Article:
She doesn’t go by Shelly anymore. These days, she is Sister Rose Marie of the Queen of Angels. She lives in the Poor Clares Monastery in Alexandria, Virginia. She joined their community in 1991 and took her final vows in 1997. They are cloistered, which means that they don’t leave the monastery, except for medical emergencies. Her only contact with the outside world is through letters, and very limited visits with family and friends. She’s never used the internet, doesn’t know what Facebook is, and when she saw a visitor answer a cell phone, she asked “What is that?”

Why? Why on God’s earth would a basketball star of this magnitude just walk away from the game and the fame, or go from being one of the world’s highest paid women’s basketball players to taking a vow of perpetual poverty? Why would an attractive, funny, vivacious 25-year-old woman renounce marriage and family to lock herself up in a monastery? Why would a loving daughter and sister embrace a religious discipline wherein she could only see her family — through a screen —a few times a year, and hug them only once every 25 years? Why would anybody voluntarily live a life in which they could own nothing, sleep no more than four hours at a time (on a straw mat), eat no more than one full meal a day, and use telephones, TV, radio, internet and newspapers — well, never?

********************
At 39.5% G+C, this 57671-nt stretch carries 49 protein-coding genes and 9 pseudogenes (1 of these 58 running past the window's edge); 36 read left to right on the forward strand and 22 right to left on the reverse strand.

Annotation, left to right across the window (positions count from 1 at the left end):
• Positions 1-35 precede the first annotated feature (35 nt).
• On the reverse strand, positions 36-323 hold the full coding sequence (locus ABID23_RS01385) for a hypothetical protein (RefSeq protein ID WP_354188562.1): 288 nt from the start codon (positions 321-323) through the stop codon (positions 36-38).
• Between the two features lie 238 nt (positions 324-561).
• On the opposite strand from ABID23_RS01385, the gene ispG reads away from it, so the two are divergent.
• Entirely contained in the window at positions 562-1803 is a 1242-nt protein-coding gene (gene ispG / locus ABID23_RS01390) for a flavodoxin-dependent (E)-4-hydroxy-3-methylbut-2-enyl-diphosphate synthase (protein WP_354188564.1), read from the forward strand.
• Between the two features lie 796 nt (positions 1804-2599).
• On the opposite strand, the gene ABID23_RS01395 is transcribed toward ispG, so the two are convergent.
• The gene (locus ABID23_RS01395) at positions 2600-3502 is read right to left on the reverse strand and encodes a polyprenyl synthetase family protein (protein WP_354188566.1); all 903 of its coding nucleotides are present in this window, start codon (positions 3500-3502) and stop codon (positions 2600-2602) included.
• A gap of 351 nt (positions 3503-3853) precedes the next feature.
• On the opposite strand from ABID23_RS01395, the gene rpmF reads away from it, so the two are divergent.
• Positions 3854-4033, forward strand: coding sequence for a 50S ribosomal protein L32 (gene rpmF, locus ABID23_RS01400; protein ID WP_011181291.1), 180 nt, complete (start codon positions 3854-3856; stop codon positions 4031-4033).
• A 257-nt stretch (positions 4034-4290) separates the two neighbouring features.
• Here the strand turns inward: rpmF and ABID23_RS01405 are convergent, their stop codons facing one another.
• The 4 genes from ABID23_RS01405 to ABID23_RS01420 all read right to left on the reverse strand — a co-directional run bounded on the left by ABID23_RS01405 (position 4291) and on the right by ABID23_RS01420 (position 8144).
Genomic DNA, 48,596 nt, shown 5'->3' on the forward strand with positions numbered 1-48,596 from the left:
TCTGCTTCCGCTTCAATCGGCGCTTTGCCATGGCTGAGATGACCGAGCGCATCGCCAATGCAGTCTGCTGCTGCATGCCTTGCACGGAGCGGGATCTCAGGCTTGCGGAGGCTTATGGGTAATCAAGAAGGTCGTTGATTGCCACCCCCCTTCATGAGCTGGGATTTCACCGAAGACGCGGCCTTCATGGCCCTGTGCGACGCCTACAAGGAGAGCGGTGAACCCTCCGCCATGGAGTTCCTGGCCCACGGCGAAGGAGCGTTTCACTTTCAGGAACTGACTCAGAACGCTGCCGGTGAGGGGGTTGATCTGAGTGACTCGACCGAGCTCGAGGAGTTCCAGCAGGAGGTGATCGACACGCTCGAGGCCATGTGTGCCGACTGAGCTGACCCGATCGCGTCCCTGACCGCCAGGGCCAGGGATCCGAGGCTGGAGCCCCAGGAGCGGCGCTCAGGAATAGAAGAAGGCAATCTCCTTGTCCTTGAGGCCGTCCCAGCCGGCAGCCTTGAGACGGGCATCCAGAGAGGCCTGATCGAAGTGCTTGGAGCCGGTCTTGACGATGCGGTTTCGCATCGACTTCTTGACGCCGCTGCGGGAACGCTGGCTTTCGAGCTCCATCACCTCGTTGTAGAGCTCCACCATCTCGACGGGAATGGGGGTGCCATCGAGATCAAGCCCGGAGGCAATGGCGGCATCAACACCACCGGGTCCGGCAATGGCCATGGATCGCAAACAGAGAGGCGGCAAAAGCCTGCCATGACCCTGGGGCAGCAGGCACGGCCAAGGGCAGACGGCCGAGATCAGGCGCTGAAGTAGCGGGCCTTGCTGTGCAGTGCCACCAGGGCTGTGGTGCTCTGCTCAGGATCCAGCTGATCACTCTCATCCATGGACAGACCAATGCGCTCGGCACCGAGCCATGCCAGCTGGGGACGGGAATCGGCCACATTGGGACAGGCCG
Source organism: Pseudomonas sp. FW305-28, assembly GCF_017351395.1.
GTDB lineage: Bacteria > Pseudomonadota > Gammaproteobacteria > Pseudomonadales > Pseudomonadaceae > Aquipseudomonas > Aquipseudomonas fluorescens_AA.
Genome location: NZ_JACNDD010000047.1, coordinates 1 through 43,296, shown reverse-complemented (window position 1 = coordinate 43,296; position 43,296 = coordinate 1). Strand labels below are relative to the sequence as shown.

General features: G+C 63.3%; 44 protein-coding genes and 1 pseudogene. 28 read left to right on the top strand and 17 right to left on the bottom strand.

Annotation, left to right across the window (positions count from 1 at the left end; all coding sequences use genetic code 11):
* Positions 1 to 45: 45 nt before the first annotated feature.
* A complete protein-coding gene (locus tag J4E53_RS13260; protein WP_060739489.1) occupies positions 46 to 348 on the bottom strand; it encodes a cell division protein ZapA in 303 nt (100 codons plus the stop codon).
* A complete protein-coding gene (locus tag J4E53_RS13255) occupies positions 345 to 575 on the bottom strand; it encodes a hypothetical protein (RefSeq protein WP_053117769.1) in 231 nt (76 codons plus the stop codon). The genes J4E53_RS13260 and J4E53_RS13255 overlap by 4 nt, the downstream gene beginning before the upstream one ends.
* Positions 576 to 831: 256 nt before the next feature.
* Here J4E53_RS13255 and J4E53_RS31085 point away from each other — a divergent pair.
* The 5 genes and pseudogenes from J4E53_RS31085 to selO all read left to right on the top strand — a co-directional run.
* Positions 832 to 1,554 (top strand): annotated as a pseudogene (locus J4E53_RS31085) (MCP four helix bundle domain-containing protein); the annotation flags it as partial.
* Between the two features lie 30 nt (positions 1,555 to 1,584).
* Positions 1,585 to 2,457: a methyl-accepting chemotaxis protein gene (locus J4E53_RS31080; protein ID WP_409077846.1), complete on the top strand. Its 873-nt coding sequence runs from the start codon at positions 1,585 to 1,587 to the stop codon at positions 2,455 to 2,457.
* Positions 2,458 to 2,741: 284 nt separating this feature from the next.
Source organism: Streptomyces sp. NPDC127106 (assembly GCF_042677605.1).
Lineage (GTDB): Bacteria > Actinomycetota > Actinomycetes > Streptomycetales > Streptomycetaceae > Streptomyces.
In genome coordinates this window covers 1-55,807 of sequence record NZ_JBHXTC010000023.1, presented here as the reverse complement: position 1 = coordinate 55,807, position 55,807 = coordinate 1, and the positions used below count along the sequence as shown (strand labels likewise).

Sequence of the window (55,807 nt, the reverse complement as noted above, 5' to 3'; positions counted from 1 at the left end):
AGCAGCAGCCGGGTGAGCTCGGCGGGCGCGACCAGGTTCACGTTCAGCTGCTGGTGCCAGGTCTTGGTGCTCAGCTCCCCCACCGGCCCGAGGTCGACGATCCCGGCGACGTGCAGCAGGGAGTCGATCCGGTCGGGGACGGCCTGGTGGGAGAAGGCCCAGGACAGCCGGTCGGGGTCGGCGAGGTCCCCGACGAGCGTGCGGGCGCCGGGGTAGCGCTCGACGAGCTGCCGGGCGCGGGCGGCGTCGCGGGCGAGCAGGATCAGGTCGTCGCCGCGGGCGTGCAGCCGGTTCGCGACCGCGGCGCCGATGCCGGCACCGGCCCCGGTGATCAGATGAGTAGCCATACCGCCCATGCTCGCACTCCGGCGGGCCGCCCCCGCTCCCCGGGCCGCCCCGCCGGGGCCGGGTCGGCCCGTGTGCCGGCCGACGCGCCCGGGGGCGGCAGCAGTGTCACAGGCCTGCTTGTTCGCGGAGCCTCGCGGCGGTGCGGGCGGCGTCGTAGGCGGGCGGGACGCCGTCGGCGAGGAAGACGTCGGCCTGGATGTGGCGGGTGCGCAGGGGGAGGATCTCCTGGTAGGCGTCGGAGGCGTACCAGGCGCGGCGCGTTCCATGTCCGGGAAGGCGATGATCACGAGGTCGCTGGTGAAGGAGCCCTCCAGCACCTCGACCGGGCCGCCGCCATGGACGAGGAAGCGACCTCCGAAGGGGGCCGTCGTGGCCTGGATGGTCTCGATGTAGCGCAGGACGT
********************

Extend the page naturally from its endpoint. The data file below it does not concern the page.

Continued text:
It all boils down to this: We’re all gonna die. And when we do, all of the money and the prestige and the accomplishments and the basketball awards are going to fall away. All that will be left is us and God. If we play our cards right, we will spend eternity beholding his face and praising him. And, as St. Augustine says, that is where our truest happiness lies — in this life as well as in the next: “Our hearts were made for Thee, O Lord, and will not rest until they rest in Thee.”

Cloistered sisters like the Poor Clares make the radical choice to live that way now — to begin their eternal life here on earth. As religious sisters, they are brides of Christ, and they focus their lives entirely on their bridegroom, without the distractions of all the stuff that’s going to fall away after death anyway. They spend their lives primarily in prayer — praying for you and for me and for this entire mixed up world and in deepening their own relationship with Christ.

This, it goes without saying, is a radical way to live. It is not for everyone, or even for most people. It is a free choice on the part of the sisters. But they do not take the initiative. God himself is the initiator. He calls them to this life, and they freely respond. Sister Rose Marie herself told her coach that this was not the life she would have chosen for herself, but it was very clear to her that it was the life God was calling her to.

I finally got to see Sister Rose Marie last weekend, as she celebrated the 25th anniversary of her solemn vows. I had the privilege of witnessing the once-every-25-year-hugs she gave her family. I spoke to her briefly, from behind the screen. She was always a cheerful person. But I saw a joy and a radiance in her that day that I have rarely seen ever, in anyone. It was beautiful.

The great gift these sisters give to us, aside from their prayers, is that they remind us that this life, and all its pleasures and distractions, will not last forever. And their dedication and their joy give us a small glimpse into the joy that is in store for us, if we can only imitate in some small way their singular focus on their Bridegroom.

Pray for them. And pray for the grace to do what they do — to rise above the distractions of this world and look toward the life that never ends.